Post-Post-Doc Job Hunt: 6 Top Tips

A third post-doctoral position?

Having reached the end of six years post-doctoral training I began the search for a new position earlier this year. Eager to progress with my career I opted to disregard the idea of a third post-doctoral position. Not only is a third position no guarantee that you’ll achieve a high impact paper but to any employers outside of academia I think it starts to make you less attractive. My impression is they start to think that you’ve stayed at university your whole life because you can’t work in any other environment.

If you’ve left academic research and come back to it or you can explain why a third post-doc was really the best option for you then this doesn’t necessarily apply. The search for a job is a very personal thing, and anything that makes you a bit unusual probably helps and any indication or evidence that you have a broader skill base or an ability to work in different environments is, I think, perceived positively (but note that I am not talking about fellowships here, that’s a different scenario altogether).

As has been discussed in so many blogs (e.g. here and here) there are a lot more post-docs than there are faculty level positions and if an academic career wasn’t going to work for me I wanted to know that now so I could change direction and if necessary re-train before I ran out of options.

Job hunting - the campaign!

Given the tough economic climate and the high level of competition for jobs I thought it prudent to be open minded about exactly what I would do next, and I expected it to be tough so I treated it as a second job with specific time set aside at evenings and weekends. Finding a job takes up a lot of time and effort but remember that it is an investment in your future and getting the right position can change your career prospects enormously. I spent roughly 16 hours on each application:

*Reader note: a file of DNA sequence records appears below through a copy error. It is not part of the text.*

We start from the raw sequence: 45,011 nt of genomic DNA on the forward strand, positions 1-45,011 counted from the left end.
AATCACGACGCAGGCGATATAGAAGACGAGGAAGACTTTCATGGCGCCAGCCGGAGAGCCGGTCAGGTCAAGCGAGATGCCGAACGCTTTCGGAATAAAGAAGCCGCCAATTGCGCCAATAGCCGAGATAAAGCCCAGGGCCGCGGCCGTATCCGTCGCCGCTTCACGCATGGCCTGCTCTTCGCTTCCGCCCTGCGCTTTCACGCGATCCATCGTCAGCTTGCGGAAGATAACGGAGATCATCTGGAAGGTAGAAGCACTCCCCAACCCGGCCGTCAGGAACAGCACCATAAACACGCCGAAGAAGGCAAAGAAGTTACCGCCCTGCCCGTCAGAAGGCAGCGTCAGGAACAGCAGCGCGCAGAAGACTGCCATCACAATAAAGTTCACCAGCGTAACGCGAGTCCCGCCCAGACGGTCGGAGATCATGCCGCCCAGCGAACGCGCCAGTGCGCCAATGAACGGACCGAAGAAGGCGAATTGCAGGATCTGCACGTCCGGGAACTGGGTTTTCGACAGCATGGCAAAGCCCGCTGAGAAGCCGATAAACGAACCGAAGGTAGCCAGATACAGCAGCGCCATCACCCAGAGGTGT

• Researching the job and organization
  • Looking at the job specification and brainstorming all the experiences I have had in any aspect of my life (work, hobbies, life generally) that might be relevant
  • Completing the application form or writing a tailored CV
  • Writing my personal statement using the best examples I came up with in the brainstorming, making the ways in which I met the job specification as clear and as uncomplicated as possible.

I had help of course and that made a big difference. My current boss was very supportive and King’s College London, where I’ve done all six years as a post-doc, run a number of really helpful courses to help post-docs think about and plan the next stage of their careers. I also have some very understanding friends who didn’t complain when I abandoned my social life to dedicate myself to the search and family who never tired of talking through application forms and potential interview questions!

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